[The mind is] a kind of theater, which several perceptions sucessively make their appearance; pass, re-pass, slide away, and mingle in an infinite variety of postures and situations.
(Jostein Gaarder, Sophie's World, pp 226-7)

George Orwell (1903 – 1950):
[The] main motive for 'nonattachment' is a desire to escape from the pain of living, and above all from love, which, sexual or non-sexual, is hard work.
(Reflections on Gandhi, 1949)

Siddhartha Gotama (c563/480 – c483/400 BCE)

Diamond Sutra

One who gives rise to the awakened mind does not deny objects or say that they are nonexistent. …
As stars, a lamp, a fault of vision.
As dewdrops or a bubble.
A dream, a lightning flash, a cloud.
So one should see conditioned things.
(p 14)

[If] you are caught up in ideas, then you will he caught up in the self.
And even if you are caught up in ideas about nothingness, you will still be caught up in the self.
That's why we should not get attached to the belief that things either exist or do not exist.
(p 124)

Sutta Nipata

All the delightful things of the world — sweet sounds, lovely forms, all the pleasant tastes and touches and thoughts — these are all agreed to bring happiness if they are not grasped and possessed.
But if you regard them merely as pleasures for your own use and satisfaction and do not see them as passing wonders, they will bring suffering.
(p 109)


[People] live within complex sets of religious or worldly ideas and emotions that they believe to be final, established, and therefore real.
They project this [static] self-created world onto their ideas of past and future and the present moment.
They try to crystallize reality into permanent shapes and categories.
(p 100)

Majjhima Nikaya

[The] teaching is like a raft that carries you across the water to the farther shore but is then to be put down and not clung to.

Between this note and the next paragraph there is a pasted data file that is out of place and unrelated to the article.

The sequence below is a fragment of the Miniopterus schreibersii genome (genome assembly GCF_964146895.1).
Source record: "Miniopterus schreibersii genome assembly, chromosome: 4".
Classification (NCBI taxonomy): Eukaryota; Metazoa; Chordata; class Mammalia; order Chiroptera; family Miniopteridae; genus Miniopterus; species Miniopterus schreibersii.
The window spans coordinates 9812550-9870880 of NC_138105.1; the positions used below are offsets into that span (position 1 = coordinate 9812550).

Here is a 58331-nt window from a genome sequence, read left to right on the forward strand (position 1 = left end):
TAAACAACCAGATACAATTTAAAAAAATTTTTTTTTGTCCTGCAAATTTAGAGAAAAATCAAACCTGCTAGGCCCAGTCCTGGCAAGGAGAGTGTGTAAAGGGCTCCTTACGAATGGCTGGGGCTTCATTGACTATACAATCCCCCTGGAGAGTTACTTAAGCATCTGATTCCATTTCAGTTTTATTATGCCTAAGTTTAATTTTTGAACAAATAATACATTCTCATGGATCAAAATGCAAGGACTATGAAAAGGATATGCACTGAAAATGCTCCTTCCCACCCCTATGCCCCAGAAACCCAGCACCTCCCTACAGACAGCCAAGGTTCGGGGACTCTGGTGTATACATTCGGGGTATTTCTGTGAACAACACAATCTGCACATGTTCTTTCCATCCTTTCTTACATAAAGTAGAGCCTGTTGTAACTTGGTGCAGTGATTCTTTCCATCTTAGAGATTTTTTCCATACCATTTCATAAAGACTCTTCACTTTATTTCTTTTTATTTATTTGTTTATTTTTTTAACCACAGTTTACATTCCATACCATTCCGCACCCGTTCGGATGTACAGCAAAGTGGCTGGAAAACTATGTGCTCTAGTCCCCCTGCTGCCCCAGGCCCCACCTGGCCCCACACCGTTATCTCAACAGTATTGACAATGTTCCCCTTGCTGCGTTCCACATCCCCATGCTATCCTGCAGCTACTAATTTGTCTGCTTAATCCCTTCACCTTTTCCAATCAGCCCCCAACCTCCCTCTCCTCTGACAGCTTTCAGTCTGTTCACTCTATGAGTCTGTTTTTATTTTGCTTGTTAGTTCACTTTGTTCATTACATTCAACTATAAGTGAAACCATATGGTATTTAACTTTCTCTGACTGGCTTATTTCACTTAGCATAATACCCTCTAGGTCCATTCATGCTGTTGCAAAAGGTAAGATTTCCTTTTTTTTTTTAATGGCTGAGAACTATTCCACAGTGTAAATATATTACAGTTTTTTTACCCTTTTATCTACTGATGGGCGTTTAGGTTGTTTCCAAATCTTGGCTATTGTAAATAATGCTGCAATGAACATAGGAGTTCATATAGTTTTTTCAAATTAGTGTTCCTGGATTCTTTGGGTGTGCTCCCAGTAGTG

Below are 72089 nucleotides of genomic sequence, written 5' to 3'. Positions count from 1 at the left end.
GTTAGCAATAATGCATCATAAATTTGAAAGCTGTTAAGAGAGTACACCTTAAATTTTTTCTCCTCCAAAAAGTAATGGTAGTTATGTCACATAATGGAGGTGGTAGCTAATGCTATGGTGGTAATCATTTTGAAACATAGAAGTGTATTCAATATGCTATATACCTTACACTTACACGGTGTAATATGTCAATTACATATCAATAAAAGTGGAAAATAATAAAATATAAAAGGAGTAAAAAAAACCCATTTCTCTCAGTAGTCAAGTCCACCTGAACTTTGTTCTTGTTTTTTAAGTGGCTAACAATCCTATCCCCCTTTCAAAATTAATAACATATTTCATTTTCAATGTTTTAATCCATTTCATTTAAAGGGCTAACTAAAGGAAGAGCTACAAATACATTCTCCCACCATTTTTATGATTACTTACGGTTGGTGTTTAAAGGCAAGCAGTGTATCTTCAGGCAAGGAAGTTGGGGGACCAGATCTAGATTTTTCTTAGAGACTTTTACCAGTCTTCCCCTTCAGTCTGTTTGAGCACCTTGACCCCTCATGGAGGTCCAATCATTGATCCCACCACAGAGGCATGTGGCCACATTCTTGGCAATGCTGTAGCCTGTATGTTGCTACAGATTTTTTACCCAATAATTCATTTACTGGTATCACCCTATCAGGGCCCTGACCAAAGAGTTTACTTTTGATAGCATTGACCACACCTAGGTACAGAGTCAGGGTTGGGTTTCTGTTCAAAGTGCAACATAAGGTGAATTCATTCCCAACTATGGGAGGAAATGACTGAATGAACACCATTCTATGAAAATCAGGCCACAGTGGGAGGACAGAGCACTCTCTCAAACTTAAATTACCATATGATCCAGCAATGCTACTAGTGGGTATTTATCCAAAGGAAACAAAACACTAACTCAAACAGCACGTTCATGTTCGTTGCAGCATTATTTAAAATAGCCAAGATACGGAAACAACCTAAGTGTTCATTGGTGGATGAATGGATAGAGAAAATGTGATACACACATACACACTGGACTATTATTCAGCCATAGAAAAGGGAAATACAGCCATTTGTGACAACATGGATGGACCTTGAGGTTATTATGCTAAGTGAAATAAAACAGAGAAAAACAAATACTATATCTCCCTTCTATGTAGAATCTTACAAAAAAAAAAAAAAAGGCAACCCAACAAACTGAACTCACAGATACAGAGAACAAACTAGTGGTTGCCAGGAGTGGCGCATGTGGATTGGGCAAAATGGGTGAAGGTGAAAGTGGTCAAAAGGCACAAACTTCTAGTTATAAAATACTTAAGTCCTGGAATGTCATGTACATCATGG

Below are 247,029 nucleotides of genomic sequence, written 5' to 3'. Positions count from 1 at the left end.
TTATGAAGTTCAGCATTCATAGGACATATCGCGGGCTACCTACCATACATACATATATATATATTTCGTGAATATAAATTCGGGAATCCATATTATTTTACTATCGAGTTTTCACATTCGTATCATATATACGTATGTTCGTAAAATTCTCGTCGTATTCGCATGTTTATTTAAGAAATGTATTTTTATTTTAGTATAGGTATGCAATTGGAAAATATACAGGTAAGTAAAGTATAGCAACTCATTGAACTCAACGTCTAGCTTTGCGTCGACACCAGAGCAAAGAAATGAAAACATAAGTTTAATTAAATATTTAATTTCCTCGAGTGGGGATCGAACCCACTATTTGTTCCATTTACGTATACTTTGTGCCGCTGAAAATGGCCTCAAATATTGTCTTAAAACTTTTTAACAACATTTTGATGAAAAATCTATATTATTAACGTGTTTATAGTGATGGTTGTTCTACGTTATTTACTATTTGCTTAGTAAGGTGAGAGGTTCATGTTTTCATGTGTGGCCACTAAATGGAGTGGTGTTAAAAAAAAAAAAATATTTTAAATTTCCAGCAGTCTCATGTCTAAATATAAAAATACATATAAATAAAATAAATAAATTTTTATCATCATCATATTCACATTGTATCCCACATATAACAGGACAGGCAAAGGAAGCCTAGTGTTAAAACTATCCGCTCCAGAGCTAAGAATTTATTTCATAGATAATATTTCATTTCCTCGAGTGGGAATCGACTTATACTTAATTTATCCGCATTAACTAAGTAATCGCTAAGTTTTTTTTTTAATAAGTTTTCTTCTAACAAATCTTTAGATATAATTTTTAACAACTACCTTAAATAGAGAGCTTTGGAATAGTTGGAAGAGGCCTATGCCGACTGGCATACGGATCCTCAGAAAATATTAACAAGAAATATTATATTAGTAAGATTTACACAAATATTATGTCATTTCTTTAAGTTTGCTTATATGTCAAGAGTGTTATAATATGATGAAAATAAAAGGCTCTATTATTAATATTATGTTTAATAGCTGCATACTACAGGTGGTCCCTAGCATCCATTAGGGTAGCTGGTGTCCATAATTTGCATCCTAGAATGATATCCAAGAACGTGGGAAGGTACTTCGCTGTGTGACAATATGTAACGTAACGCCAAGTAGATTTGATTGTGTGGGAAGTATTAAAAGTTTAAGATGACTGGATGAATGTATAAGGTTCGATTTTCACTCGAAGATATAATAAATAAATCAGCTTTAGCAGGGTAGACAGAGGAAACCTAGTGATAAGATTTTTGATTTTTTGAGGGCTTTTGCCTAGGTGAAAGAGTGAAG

(p 107)

Those who only have faith in me … will not find the final freedom.
But those who have faith in the … path, they will find awakening.
(p 120)

Apart from consciousness … no absolute truths exist.
(p 125)

Whether the world is eternal or transient, there is suffering, and I teach the way to understand it.
My teaching does not depend on whether I exist after death or not, because I am concerned with suffering here and now.
(p 130-1)

When an eye and a shape are there, then the consciousness of seeing arises.
From this consciousness comes sensation; that which is sensed is thought over; that which is thought over is projected outward as the external world.
(p 169)

Visuddhi Magga

When a lute is played, there is no previous store of playing that it comes from.
When the music stops, it does not go anywhere else.
It came into existence by way of the structure of the lute and the playing of the performer.
When the playing ceases, the music goes out of existence.

In the same way all the components of being, both material and nonmaterial, come into existence, play their part, and pass away. …
(p 72)

There are actions but there is no actor.
The air moves but there is no wind.
The idea of a specific self is a mistake.
Existence is clarity and emptiness.
(p 73)

[The] words living entity and person are but ways of expressing the relationship [between:] body, feeling, and consciousness …
[When] we come to examine the elements of being one by one, we find [that, in an absolute sense,] there is no entity there.
(p 119)


There is freedom from desire and sorrow at the end of the way.
The awakened one is free from all fetters and goes beyond life and death.
Like a swan that rises from the lake, with his thoughts at peace he moves onward, never looking back.
The one who understands the [emptiness] of all things, and who has laid up no store — that one's track is unseen, as of birds in the air.
Like a bird in the air, he takes an invisible course, wanting nothing, storing nothing, knowing the emptiness of all things. …
(p 12)

To travel with fools makes the journey long and hard and is as painful as travelling with an enemy.
But the company of the wise is as pleasant as meeting with friends.
(p 98)

Empty your boat … and you will travel more swiftly.
Lighten the load of craving and opinions and you will reach nirvana sooner.